Terry Riley's life -- His work on Michael Jackson's ''Dangerous'' has made him music's mix master of choice

”Look at this!” shouts Teddy Riley, waving his telephone messages. ”Barbra Streisand called!”

Riley, the improbably slight and modest producer Michael Jackson tapped to bring a harder edge to key tracks on his Dangerous album, is holed up in the $3 million recording studio MCA Records built for him last year in his city of choice, Virginia Beach, Va. He’s working with R&B superstar Bobby Brown on what’s sure to be one of the most talked-about albums of 1992 — the long-delayed follow-up to Brown’s smashing 1988 album, Don’t Be Cruel.

But something’s not quite clicking. Riley cocks his head, thinking a minute.

”Barbra Streisand,” he repeats, murmuring the name as if it were some kind of mantra. ”What songs she do?”

At 25, Teddy Riley is already one of black music’s most powerful producers, but he doesn’t quite know where to place someone like Barbra Streisand. Riley rose from the streets of Harlem to become a rap and R&B producer, and won widespread industry respect in early 1987, when he was barely out of his teens, by producing Keith Sweat’s ”Make It Last Forever.” With that song he launched a street-smart cross between R&B and hip-hop called new jack swing, which, in hits by Sweat, Bobby Brown, and Riley’s own million-selling trio, Guy, helped define a new era in black music and soared on the charts. He has since produced acts ranging from Heavy D. to Boy George and Jane Child, but Streisand is still worlds away. Thanks to Dangerous, though, it’s no surprise that she — and everyone else in the music industry — knows who he is.

”I still don’t believe it that I worked with Michael Jackson,” Riley says, sitting behind his black desk in his large, lush office, with Terminator 2 playing on a full-size movie screen that covers one wall. In a corner is a small pool table, a recent gift from Jackson. ”I feel Michael and Elvis are on the same level,” he says shyly. ”He knows I have the street edge. But he enhanced my sound, he really did.” With a large package of Skittles, his favorite candy, in front of him, he seems more like a self-conscious teenager spending the day in his father’s office than a powerful producer with a reputation for relentless perfectionism.

But he’s definitely a man in charge. Two years ago, the shooting death of his half brother in Harlem convinced him to move his family — including his girlfriend of six years, Donna, and their young daughter (they’ve since had another) — to Virginia. Like his fellow R&B producers L.A. Reid and Babyface, who moved their own operation to Atlanta, he now has clout enough to set up shop wherever he wants. ”It’s so quiet here, and not too many people know what’s my next move,” says Riley, who has installed two closed-circuit TVs in his studio so he and his staff of five can keep an eye on the BMWs and Mercedeses they keep in the parking lot. ”I’m secretive about everything I do. I like it to be a surprise to everyone.”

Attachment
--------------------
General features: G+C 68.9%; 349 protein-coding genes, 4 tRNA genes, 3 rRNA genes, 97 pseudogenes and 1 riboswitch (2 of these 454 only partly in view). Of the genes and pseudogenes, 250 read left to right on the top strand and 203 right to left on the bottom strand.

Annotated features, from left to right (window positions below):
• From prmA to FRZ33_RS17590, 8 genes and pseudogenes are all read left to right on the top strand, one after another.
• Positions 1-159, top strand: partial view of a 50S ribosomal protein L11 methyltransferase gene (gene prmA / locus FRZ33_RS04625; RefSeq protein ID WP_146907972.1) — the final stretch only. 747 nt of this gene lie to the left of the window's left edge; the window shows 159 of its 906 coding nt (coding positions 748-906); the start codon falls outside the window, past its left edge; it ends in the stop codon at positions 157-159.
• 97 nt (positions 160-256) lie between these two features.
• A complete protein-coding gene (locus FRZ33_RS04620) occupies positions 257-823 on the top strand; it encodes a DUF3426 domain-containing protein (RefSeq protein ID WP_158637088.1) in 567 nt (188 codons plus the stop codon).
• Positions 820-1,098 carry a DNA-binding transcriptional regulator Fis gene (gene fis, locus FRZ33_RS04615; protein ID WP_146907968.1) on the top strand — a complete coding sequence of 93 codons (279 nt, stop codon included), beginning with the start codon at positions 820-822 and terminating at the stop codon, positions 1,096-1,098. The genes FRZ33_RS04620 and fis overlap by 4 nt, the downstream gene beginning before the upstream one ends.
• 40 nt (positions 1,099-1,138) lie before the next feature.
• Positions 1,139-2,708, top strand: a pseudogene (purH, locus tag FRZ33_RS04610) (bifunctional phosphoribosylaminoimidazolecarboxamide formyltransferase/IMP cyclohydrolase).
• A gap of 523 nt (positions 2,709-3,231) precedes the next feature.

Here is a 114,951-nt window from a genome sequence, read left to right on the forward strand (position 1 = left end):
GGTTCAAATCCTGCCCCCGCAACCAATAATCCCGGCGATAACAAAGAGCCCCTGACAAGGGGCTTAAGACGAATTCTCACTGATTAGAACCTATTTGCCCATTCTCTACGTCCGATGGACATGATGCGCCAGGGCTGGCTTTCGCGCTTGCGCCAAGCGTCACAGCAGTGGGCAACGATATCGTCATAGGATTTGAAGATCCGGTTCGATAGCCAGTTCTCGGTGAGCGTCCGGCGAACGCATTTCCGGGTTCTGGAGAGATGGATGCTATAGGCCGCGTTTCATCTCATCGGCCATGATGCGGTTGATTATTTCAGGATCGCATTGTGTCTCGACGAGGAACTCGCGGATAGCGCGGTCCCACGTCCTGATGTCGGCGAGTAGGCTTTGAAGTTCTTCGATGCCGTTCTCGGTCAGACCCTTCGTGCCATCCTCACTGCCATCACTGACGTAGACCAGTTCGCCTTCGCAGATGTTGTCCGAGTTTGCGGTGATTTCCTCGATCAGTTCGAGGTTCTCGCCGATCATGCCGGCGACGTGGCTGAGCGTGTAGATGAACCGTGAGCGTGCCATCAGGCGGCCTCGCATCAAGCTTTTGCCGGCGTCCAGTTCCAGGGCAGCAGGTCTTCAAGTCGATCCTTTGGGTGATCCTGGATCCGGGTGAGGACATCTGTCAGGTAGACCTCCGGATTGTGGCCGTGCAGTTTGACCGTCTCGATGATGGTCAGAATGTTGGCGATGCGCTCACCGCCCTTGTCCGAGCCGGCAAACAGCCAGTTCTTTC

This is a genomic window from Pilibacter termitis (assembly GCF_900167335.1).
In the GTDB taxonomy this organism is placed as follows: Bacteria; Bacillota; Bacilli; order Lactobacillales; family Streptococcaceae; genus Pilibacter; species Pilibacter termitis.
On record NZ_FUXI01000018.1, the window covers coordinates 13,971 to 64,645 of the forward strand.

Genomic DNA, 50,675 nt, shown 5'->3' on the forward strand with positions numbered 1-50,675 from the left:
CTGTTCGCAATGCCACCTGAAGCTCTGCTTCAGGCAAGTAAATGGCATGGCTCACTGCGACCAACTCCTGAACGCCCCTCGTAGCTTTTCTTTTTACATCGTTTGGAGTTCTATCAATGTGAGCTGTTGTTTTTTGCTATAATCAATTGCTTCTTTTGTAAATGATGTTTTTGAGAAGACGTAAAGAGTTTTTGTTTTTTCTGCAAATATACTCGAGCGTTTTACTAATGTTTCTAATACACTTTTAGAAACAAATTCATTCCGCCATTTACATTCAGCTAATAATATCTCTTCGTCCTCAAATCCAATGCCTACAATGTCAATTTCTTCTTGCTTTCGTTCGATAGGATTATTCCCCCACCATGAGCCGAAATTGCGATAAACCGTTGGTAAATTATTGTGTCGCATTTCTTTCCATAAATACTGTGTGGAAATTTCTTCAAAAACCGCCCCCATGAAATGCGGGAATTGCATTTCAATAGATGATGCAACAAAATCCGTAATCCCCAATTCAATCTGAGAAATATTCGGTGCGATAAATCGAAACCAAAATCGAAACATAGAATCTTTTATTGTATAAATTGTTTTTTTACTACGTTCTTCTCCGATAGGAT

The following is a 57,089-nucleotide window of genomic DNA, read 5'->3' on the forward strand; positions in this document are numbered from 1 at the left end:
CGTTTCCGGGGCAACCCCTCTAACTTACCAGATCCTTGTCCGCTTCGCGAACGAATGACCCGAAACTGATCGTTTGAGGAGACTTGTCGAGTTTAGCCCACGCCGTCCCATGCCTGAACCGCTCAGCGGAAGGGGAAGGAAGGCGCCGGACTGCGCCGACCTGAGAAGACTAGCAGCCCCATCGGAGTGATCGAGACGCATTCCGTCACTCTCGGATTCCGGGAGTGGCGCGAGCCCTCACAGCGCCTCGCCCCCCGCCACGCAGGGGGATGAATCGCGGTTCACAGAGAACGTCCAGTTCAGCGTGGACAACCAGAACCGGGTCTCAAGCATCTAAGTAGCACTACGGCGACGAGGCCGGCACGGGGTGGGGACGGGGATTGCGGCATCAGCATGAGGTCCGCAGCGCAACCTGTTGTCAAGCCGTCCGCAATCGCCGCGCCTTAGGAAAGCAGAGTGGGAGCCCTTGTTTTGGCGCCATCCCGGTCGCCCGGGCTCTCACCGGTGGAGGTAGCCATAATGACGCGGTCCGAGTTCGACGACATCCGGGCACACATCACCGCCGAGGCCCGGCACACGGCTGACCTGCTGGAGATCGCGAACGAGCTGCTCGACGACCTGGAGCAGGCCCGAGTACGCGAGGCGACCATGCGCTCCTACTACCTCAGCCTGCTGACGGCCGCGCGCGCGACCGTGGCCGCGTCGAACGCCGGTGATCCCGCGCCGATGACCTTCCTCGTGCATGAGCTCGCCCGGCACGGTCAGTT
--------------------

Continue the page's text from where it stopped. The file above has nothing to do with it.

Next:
Back in his studio — decorated with brightly colored geometric shapes because, he says, ”color helps me think” — Riley becomes the self-assured captain on a multicolored sea of switches, twisting back and forth in his swivel chair at the mammoth control board and repeatedly jumping up to adjust levels on his high-tech sound machines. Bobby Brown is sequestered in a dark sound booth separated from the studio by a heavy glass door; he peels off his jacket, lifts up the sweatshirt he wears underneath, and runs his hands up and down his well-muscled chest, belting out ”Get Away,” a high-energy song that was written by Riley: ”I gotta find a place/I can hide away…”

Riley, singing along in a loud, clear voice, thrusts his arms into the air, like a prizefighter who knows the decision will go his way.

Three hours later, the session over, Riley is still pumped up; he decides to go bowling (as he does a couple of times each week), and drives to Brunswick Plaza Bowl, a 40-lane place that’s empty except for Riley’s entourage and the screeching teenage members of GirlsTown, a group Riley says he’s ”grooming” and proudly refers to as ”five white girls…Barbie dolls who can sing, too.” Plaza Bowl’s owners bring over ice cream cake and large paper cups of Sprite, and the occasion starts to feel like an impromptu birthday party. Everyone bowls, cheering at strikes and screeching when a ball lands in the gutter.

But Riley, who has gamely donned red-and-green bowling shoes, is nowhere to be found. Missing turn after turn, he walks up and down the lanes, picking up every ball, determined not to play until his slender fingers find the one that fits them perfectly, unwilling to stop till he gets one exactly right.